A question: “Where are we – geographically, socially, narratively?”
A snappy reply: “The northern hemisphere, on the margins, further to go.”
There are three great surprises of The Imaginarium of Dr. Parnassus. The first is that Terry Gilliam is back in top form, weaving the contemporary and the fantastical into a whimsical and dark package. Despite the death of Heath Ledger occurring in the middle of production, that which forced the subsequent hiring of Johnny Depp, Jude Law and Colin Farrell to complete the part, works charmingly well in the film. This second surprise is so deeply woven into the plot that it looks like this was the intent all along. The third one, perhaps the most surprising of the bunch, is that Terry Gilliam has commandeered the digital effects so effectively that the film retains its nostalgia simultaneously to looking modern. The films deceptively simple plot forms serves to evoke the best of former Python’s directorial work and at the same time (or so I am told) close up a loose trilogy of the imagination starting with fragile innocence of Time Bandits, carrying forward to the full blown exuberance contained in The Adventures of Baron Munchausen and reflecting on mortality, wisdom (with more than a hint of melancholy) with Dr. Parnassus.
The story follows the eponymous Dr. Parnassus (Christopher Plummer at his most sublime) and his raggedy show which consists of his long-time companion Percy (Verne Troyer), his 15 year old daughter Valentina (Lily Cole), and her friend Anton (Andrew Garfield). They travel around London attempting to rejuvenate the imaginations via the Doctors magic mirror to whomever is willing to drop a few shillings in the basket. Despite the decrepit poverty of the bunch, this is not idle amusement. Dr. Parnassus has a deal going with the Devil (Tom Waits embodies pure Machiavellian fun in this plum role) involving the betting on peoples souls in the world behind the mirror. One of the conditions of the deal is the good Doctors immortality, the other involving his daughter on her sixteenth birthday. In drops Tony, played by Heath Ledger and morbidly introduced hung by the neck (although he dangles as if waltzing on air) and referred to ‘the hanging man’ via tarot cards. Revived by Parnassus’ travelling players he becomes the narrative wild card and eventually the lynch-pin to the fiendish wager between the Devil and the Doctor as it escalates during the birthday countdown.
Taking storytelling and imagination to great heights, while simultaneously reflecting on the value of shooting for the stars, this might just Gilliam’s most self-reflective movie. Contradictions such as the immortality Pernassus and the repeated statement that ‘nothing is permanent’ embody the spirit (and modus operandi) of this particular story teller. Heath Ledger’s death was both a major obstacle in the realization of the film; misfortunes of this kind seem to follow Gilliam whatever he does, whether it be the financing, health of star Jean Rochefort and extreme weather of his failed Don Quixote project (which not surprisingly has been revived once again), or the executive interference on Brothers Grimm and Brazil. It ups the ante on making the whole thing work, which miraculously becomes a boon to the film, not just in inevitable bonus box-office from the ghoulishly curious folks showing up in the wake of all the E! coverage of Ledgers death, but because the circumstances forced on Gilliam by the loss of his star has yielded an interesting visual and narrative avenue with the character of Tony. It works. There is a joyous sloppiness to all of Gilliam’s films, not unlike his Monty Python animations, and here harnessed without being neutered. In short, the actor-swap-idea looks planned from the get go, making the Imaginarium of Dr. Pernassus and impressive artistic revivification.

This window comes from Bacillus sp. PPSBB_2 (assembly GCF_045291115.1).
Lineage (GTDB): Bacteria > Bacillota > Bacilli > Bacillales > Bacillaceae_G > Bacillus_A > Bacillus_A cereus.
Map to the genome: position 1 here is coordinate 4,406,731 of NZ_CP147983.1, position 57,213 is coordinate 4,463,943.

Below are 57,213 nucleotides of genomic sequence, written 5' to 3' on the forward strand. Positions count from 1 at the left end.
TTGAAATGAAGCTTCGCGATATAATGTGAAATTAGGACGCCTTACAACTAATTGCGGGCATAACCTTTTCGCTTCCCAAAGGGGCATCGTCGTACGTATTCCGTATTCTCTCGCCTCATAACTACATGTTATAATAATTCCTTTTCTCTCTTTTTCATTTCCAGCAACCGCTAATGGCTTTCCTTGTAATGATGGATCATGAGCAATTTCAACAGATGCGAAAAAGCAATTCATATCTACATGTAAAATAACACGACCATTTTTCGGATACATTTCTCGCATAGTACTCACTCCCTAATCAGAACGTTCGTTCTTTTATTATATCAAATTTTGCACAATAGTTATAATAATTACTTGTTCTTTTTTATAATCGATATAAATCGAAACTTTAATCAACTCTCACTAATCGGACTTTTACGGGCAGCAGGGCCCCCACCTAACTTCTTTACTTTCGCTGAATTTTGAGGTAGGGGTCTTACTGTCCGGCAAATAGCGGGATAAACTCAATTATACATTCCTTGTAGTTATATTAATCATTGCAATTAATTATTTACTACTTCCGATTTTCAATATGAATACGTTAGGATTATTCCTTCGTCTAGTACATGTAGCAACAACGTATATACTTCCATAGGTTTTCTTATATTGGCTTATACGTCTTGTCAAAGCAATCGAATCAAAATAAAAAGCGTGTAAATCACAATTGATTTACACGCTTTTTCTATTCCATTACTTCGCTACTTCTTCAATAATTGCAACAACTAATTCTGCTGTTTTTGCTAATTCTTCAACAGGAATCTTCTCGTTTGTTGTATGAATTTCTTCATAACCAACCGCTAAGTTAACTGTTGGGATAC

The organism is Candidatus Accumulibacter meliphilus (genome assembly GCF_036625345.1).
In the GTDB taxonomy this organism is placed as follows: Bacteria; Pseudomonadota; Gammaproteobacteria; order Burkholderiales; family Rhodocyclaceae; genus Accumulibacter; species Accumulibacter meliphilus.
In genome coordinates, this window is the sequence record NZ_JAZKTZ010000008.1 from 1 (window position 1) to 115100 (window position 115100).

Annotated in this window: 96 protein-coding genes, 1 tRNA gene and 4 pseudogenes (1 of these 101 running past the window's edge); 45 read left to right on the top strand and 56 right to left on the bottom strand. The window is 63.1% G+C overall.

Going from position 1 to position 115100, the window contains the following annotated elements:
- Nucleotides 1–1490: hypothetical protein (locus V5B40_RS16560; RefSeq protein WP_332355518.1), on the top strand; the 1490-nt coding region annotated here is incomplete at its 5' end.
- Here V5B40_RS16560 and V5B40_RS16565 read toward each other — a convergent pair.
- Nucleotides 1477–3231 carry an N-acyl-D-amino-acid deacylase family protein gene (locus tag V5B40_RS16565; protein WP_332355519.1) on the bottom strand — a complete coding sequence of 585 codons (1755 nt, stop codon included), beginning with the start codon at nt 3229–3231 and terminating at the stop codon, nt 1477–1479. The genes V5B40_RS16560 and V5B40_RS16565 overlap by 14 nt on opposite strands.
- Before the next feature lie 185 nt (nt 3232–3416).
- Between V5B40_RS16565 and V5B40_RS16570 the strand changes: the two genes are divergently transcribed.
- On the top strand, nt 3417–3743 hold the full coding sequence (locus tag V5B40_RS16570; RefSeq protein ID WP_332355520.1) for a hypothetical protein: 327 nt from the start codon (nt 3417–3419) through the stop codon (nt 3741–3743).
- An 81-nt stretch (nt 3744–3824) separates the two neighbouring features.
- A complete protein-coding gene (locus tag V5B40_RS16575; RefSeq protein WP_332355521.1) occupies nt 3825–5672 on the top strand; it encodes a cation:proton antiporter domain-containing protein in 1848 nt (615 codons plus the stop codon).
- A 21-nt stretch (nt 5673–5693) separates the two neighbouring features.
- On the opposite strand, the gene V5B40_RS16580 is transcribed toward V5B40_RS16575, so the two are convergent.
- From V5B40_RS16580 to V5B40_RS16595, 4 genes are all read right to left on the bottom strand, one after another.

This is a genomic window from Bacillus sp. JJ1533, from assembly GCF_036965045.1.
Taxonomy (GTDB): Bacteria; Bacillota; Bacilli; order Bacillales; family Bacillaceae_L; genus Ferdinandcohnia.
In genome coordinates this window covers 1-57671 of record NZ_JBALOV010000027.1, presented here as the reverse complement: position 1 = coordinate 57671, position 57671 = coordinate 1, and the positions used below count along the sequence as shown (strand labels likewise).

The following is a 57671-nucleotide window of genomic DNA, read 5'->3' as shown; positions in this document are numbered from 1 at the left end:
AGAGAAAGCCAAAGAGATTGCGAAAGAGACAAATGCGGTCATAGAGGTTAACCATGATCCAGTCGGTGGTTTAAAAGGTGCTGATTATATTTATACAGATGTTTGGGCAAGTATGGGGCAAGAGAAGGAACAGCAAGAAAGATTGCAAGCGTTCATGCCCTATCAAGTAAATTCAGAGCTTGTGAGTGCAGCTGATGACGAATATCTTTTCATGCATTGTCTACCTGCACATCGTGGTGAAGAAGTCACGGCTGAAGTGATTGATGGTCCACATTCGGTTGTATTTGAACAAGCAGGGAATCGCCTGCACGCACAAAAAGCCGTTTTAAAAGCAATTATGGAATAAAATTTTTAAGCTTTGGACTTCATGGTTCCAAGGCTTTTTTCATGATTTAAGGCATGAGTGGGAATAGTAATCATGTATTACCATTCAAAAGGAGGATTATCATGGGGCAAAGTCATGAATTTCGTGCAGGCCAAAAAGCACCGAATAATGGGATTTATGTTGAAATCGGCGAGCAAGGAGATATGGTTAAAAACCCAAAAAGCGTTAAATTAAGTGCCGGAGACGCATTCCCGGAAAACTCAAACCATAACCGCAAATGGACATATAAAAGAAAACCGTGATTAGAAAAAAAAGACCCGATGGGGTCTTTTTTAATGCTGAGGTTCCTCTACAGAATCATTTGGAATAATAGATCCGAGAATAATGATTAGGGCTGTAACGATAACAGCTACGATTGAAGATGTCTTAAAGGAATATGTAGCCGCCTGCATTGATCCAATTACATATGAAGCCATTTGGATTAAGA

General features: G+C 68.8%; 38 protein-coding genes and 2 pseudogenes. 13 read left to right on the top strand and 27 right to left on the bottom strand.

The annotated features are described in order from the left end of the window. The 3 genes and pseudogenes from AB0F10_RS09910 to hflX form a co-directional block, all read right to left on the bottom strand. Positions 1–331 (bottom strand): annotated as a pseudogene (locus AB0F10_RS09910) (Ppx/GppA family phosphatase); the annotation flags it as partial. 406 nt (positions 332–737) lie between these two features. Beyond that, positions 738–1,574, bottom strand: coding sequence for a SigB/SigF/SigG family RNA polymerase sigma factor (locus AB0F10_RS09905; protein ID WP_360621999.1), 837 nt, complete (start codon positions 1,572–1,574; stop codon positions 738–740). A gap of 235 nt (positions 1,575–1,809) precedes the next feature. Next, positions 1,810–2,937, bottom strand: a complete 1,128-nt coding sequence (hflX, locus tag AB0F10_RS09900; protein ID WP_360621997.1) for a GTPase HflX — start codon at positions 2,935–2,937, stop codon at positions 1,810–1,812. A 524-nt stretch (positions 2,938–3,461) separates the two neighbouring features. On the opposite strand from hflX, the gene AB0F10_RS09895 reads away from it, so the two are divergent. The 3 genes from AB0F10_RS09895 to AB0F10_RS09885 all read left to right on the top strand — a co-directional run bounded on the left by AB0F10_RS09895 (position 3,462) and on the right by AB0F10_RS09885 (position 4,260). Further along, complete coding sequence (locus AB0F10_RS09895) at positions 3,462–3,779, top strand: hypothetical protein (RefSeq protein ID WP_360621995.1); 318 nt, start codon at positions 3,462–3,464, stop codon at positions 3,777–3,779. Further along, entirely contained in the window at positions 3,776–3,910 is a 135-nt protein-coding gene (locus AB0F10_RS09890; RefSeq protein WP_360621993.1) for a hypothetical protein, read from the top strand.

As much as every eye will be on Ledger during the duration of the film, it is really Christopher Plummer who steals the show as the drunk and cantankerous Doctor. A man who realizes the pickle he has put himself into with both noble and selfish intentions. He carries the weight of his many, many years yet has a desperate optimism buried down deep, and Plummer brings all of his talent to bear in a subtle realization of an interesting character. Similarities of Dr. Parnassus to the director is entirely intentional. There are plenty of storytelling horizons to explore. Ahem. ‘Further to go.’